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Publication numberUS6034549 A
Publication typeGrant
Application numberUS 08/960,626
Publication dateMar 7, 2000
Filing dateOct 29, 1997
Priority dateOct 30, 1996
Fee statusLapsed
Also published asDE69721940D1, EP0840454A2, EP0840454A3, EP0840454B1
Publication number08960626, 960626, US 6034549 A, US 6034549A, US-A-6034549, US6034549 A, US6034549A
InventorsToshiyuki Matsumoto, Yoshihiro Hirota
Original AssigneeSumitomo Metal Industries, Ltd.
Export CitationBiBTeX, EndNote, RefMan
External Links: USPTO, USPTO Assignment, Espacenet
Level shift circuit
US 6034549 A
Abstract
A level shift circuit consisting MOSFETs is provided which comprises at least two bias voltage supply circuits and a driver circuit cascaded between input and output terminals of the level shift circuit. The first stage of the bias voltage supply circuits receives an input voltage and the last stage thereof supplies a level-shifted voltage to the driver circuit. The driver circuit includes N- and P-channel transistors. Gates of the transistors of the driver circuit receive the level-shifted voltage from the bias voltage supply circuits and the input voltage, respectively. Sources of the transistors of the driver circuit are commonly connected to the output terminal to provide an output voltage.
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Claims(13)
What is claimed is:
1. A level shift circuit consisting MOS transistors which shifts a level of an input voltage supplied to an input terminal thereof and provides a level shifted output voltage from an output terminal thereof, comprising:
driver means including a first transistor of a first channel type and a second transistor of a second channel type, wherein said first transistor is serially connected with said second transistor, a gate of said first transistor is connected to said input terminal, and sources of said first and second transistors are connected to said output terminal; and
first bias voltage supply means connected between said input terminal and a gate of said second transistor, for shifting the level of the input voltage to supply the level shifted voltage to said gate of said second transistor of said driver means.
2. A level shift circuit according to claim 1, wherein:
said first bias voltage supply means includes a m number of circuits cascaded between said input terminal and said gate of said second transistor, said m being two or more;
each of said circuits of said first bias voltage supply means comprises a series connection of a first resistive element functioning as a load resistor, a transistor of said first channel type, and a second resistive element functioning as an electric resistor;
a gate of the transistor of a first stage circuit of said m number of circuits is connected to said input terminal;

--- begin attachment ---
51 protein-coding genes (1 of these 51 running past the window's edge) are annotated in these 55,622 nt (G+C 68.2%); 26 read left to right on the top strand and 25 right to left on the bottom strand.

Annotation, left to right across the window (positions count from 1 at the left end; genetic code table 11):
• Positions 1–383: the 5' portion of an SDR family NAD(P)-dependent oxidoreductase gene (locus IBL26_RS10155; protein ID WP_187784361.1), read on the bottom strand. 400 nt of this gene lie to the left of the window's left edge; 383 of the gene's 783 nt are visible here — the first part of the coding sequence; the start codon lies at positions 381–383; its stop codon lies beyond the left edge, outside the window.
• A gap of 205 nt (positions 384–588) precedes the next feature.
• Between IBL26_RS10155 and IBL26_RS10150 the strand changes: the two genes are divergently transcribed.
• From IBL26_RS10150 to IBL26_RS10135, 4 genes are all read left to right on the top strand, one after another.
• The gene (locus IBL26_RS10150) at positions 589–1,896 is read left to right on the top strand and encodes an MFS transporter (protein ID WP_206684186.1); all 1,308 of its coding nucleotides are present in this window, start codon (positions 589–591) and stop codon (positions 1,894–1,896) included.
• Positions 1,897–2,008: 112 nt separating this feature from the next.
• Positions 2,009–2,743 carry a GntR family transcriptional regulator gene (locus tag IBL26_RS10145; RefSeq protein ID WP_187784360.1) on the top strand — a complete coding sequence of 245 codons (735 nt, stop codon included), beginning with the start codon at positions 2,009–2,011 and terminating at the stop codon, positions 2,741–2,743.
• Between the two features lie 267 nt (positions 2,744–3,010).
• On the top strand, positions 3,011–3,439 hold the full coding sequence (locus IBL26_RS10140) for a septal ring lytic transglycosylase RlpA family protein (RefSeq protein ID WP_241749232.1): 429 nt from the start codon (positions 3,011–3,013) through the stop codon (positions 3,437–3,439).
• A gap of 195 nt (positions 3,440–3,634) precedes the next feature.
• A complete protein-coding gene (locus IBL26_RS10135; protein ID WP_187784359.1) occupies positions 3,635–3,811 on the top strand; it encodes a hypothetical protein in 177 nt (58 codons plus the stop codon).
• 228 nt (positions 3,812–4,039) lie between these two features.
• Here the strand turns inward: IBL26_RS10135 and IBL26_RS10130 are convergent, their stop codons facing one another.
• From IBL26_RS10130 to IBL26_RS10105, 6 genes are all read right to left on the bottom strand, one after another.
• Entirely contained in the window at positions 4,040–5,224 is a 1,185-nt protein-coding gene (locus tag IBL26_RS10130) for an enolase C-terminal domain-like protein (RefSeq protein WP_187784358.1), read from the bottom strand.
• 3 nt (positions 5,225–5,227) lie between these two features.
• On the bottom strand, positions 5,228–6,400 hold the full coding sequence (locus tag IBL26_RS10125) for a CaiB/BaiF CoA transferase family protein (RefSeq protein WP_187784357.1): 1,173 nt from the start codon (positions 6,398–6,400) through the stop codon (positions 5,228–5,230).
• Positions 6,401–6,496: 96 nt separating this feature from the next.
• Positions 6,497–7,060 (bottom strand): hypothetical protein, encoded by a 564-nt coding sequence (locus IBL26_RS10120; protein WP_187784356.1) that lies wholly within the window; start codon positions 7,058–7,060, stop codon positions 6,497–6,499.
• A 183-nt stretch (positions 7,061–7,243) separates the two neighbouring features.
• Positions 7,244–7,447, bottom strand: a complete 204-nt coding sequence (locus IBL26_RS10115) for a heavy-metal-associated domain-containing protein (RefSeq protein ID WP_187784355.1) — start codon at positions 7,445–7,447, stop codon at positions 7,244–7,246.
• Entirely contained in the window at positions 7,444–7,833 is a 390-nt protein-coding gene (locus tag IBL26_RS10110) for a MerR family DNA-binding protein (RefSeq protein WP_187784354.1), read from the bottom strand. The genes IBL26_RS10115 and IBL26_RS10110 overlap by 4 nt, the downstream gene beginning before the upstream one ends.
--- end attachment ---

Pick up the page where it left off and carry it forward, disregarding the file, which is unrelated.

a connection point between a source of the transistor and the first resistive element of an i-th (i=1, 2, . . . , m-1) stage circuit is connected to a gate of the transistor of an (i+1)-th stage circuit; and
a connection point between a source of the transistor and the first resistive element of the m-th stage circuit is connected to the gate of said second transistor.
3. A level shift circuit according to claim 2, wherein:
said first channel type is a P-channel, and said second channel type is an N-channel; and
a drain of said second transistor is connected to a positive terminal of a power supply voltage.
4. A level shift circuit according to claim 3, wherein:
said first resistive element comprises an N-channel transistor having a gate and a drain connected to each other; and
said second resistive element comprises a P-channel transistor having a gate and a drain connected to each other.
5. A level shift circuit according to claim 2, wherein:
said first channel type is an N-channel, and said second channel type is a P-channel; and
a drain of said second transistor is connected to a negative terminal of a power supply voltage.
6. A level shift circuit according to claim 5, wherein:
said first resistive element comprises a P-channel transistor having a gate and a drain connected to each other; and
said second resistive element comprises an N-channel transistor having a gate and a drain connected to each other.
7. A level shift circuit according to claim 1, wherein:
said first channel type is a P-channel, and said second channel type is an N-channel; and
a drain of said second transistor is connected to a positive terminal of a power supply voltage.
8. A level shift circuit according to claim 3, further comprising second bias voltage supply means having m stages of circuits inserted between said input terminal and a gate of said first transistor, said m being two or more, wherein:
each of said circuits of said second bias voltage supply means includes a series connection of a fourth resistive element functioning as a load resistor, an N-channel transistor, and a fifth resistive element functioning as an electric load;
a gate of the transistor of a first stage circuit of said m number of circuits of said second bias voltage supply means is connected to said input terminal;
a connection point between a source of the transistor and the fourth resistive element of the i-th (i=1, 21 . . . , m-1) stage circuit of said second bias voltage supply means is connected to a gate of the transistor of the (i +l)-th stage circuit thereof; and